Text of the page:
Bedwetting and Sleeping Alone issues

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    • #85216

      Hi! New here. My kids are both boys, aged 8, 11. They carry the same diagnoses: combined type ADHD, ASD (comparable to Aspergers), gifted learners and lastly anxiety. So they tend to be hyper, distracted, brilliant… and worried. An ongoing challenge is bed wetting. Another is not sleeping in their own beds. Looking for any ideas, kernels of wisdom, etc from others that have been here.

      Bed wetting: They are both still in night pullups/Goodnights. My younger guy will stay dry 5 of 7 nights (yay!!) whereas my older son is wet most nights. We’ve tried reducing liquid intake in the evening, trying the toilet before bed, waking them to pee at night… but still no luck. If they don’t have a pull up on then the bed will be wet. And… they will sleep right through the wetting!! Awaking in the morning with a wet bed.

      Second challenge – they don’t like to sleep alone. We tried getting them to sleep alone when they were younger but it meant staying in the room with each dude until he fell asleep. Then once the kiddo was asleep we’d creep out of their rooms and sneak downstairs for adult time. But they often woke and cried/screamed for us and we’d have a couple attempts at getting them to stay asleep. And ultimately they’d always end up in our bed at some point anyway that night. As this grew frustrating for us we tried offering small and large incentives to sleep alone/stay in bed, we even tried threats as family and friends recommended and sadly my husband blew a gasket a couple times which was NOT productive and scared the hell out of the kids and me. We discussed the problem with our new pediatrician who suggested getting the kids to sleep together. The kids were cool with that idea and initially they’d alternate bedrooms to start out in but STILL inevitably end up in our bed somewhere in the middle of the night. Which was a tight fit for 4 of us in our bed. Then they decided they liked sleeping in our bed best and not in their rooms. Even if we said no they’d sneak in and we’d find them asleep cuddled in our bed when we came up to go to bed ourselves. So now my husband just crawls in with them and I go to sleep alone in one of the kids’ beds. And inevitably, my younger son will squeeze in with me at some point at night. Now before people get all judgy – we liked cosleeping when they were tiny. Or else we’d have endured the tears, etc of forcing them to sleep in their own beds as was suggested to us by many family and friends. But it felt wrong and mean with their developmental issues and anxiety. We felt cosleeping helped them.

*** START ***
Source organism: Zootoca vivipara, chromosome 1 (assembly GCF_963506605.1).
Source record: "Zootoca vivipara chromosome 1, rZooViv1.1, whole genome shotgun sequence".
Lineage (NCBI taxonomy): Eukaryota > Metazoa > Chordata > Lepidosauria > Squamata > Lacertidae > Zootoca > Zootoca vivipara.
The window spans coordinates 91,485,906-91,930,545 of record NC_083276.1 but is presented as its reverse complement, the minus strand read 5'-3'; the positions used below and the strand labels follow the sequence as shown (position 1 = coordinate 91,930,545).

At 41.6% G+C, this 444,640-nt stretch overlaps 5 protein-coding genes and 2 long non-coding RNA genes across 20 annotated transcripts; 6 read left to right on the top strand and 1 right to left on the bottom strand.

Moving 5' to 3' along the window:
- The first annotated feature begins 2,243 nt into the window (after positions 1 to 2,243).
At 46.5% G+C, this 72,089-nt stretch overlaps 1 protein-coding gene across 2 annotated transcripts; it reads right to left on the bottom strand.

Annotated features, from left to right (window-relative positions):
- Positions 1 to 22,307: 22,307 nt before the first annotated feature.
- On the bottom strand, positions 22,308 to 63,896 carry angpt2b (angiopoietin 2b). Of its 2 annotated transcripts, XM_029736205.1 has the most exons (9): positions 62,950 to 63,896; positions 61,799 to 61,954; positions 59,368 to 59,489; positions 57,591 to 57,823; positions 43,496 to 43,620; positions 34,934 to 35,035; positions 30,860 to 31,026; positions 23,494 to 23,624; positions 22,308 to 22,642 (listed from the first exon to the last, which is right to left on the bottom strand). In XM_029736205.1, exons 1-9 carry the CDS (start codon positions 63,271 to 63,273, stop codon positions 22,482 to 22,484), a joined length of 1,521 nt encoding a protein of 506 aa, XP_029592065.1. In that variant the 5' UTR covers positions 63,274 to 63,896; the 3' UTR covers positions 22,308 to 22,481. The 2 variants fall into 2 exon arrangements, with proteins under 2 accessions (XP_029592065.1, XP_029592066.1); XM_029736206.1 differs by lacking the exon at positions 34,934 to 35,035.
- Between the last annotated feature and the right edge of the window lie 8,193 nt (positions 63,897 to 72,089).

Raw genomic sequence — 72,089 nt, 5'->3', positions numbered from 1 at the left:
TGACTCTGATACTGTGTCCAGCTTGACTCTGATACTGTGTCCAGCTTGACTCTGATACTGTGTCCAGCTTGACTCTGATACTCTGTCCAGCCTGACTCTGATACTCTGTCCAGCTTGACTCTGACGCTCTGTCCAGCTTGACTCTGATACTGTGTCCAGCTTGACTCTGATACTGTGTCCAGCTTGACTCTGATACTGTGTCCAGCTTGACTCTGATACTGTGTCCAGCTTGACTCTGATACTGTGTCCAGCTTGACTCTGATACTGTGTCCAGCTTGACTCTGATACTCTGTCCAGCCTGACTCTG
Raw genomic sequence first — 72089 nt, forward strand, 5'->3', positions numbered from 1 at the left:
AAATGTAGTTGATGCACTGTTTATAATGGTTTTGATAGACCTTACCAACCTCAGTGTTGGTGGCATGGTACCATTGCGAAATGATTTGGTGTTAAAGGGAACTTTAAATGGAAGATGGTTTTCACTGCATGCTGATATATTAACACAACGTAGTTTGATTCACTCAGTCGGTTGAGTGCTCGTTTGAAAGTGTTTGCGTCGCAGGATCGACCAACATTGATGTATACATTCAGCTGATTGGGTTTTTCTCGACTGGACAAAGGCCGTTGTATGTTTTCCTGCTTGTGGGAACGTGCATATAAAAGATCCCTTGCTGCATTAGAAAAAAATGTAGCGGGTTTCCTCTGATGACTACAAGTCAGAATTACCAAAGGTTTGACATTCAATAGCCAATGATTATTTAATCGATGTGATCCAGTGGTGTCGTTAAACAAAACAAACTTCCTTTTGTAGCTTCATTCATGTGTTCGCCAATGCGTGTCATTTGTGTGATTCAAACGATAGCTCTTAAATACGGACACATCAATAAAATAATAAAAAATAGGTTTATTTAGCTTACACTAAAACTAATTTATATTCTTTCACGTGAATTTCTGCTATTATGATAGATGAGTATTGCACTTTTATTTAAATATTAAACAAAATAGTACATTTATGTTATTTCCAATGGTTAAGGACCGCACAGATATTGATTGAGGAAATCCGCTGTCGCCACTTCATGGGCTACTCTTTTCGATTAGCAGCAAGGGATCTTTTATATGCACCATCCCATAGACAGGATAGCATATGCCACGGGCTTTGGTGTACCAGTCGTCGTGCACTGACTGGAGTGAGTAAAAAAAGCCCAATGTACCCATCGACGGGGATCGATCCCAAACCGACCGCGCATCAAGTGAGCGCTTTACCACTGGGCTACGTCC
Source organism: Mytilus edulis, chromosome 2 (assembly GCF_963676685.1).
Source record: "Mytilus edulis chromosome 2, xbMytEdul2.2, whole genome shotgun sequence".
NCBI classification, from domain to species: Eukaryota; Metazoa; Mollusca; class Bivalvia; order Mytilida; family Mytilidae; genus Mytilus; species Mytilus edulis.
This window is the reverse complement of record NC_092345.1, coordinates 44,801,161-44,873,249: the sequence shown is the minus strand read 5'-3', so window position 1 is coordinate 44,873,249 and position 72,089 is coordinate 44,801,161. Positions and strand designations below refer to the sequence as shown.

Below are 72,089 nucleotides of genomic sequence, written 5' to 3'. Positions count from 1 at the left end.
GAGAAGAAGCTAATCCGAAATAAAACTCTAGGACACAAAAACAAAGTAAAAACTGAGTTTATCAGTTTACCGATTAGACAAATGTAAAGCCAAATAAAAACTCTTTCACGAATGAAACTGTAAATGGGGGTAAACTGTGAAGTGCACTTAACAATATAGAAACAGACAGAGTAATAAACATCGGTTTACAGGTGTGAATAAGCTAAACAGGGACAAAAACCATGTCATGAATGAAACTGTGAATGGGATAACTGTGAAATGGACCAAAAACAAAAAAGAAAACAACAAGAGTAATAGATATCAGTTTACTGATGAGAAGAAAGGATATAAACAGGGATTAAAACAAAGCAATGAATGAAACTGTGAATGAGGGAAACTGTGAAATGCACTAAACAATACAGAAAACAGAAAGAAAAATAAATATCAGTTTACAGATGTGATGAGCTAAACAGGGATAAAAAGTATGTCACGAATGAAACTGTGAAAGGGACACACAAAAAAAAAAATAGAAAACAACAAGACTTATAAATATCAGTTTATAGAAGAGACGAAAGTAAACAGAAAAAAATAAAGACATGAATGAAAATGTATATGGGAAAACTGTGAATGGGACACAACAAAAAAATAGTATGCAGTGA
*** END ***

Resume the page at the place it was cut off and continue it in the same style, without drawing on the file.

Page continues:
But frankly, now they ARE really getting too big physically. Our older guy is going to start puberty soon… which to me means he should have privacy and not be sleeping with parents. We have offered incentives for sleeping in their own rooms alone or incentives for them sharing a room. But they don’t see why they should do this. Not to mention the hit our adult relationship has taken over the years living as roommates.

      Does anyone have any ideas to help?

    • #85252

      I feel like I was sent to this site today to answer your bedwetting questions. (I’ve never been here before, and I doubt I’ll be back)

      Your boys probably do not have a bladder problem or anything that can be solved by limiting fluid, getting them up at night, etc, etc. I tried all the same things that you did. What I learned about bedwetting is that in most cases it is a sleep disorder. Your boys are simply sleeping so hard they never go through an appropriate REM cycle. I bet when you get them up in the middle of the night it’s like they are zombies, or sleepwalkers – they probably don’t even remember it the next morning.

      I paid Thousands of dollars to help my son. But I’ll get you started and hopefully with persistence on your part you can accomplish the same thing for little cost. (you might want to do this one boy at a time or you may not get any sleep yourself) Buy a bedwetting alarm (loud) & stop using the pull ups. When the alarm goes off YOU have to wake your son up & make HIM turn off the alarm. Make him change his bed, reset the alarm and go back to bed. This will help him reset his sleep cycle. Use whatever means necessary (no child abuse allowed) to wake him. We always found that an ice cold wet wash cloth on the face or back did the trick, but you can find other helpful hints on the web I’m sure.

      Some more tips
      The best type of alarm is one that lays flat on the bed. Have your son(s) sleep naked on top of it.
      Never punish or belittle your sons. It’s not their fault. Do have them accept responsibility for the mess it makes.
      Keep a diary and celebrate accomplishments – 1st dry night, 1st dry week, etc. Don’t make a big deal about slip ups.
      Protect the mattress and keep plenty of clean dry sheets available for use.
      Teach your kids how to wash their own sheets. Make them responsible (don’t make it a punishment though)
      This is not a quick fix. It may take several months for this to completely work. (My son was 13 and it took 5 months)Others I’ve given this advise to have had quicker results. Each child is different. BE CONSISTENT AND PERSISTENT.

      I used to be on the board of a non-profit called Dry Kid Acadamy. I haven’t been involved with them in years, but their website is If my suggestions aren’t working contact them.
      Best of Luck

    • #102688

      I have the bedwetting and sleep in our bed problem with my son, did you have success with anything? I was keeping my fingers crossed that he’d outgrow it since his maturity age is actually around 5 yrs old instead of his real age of 7.5, but I’m getting worried.

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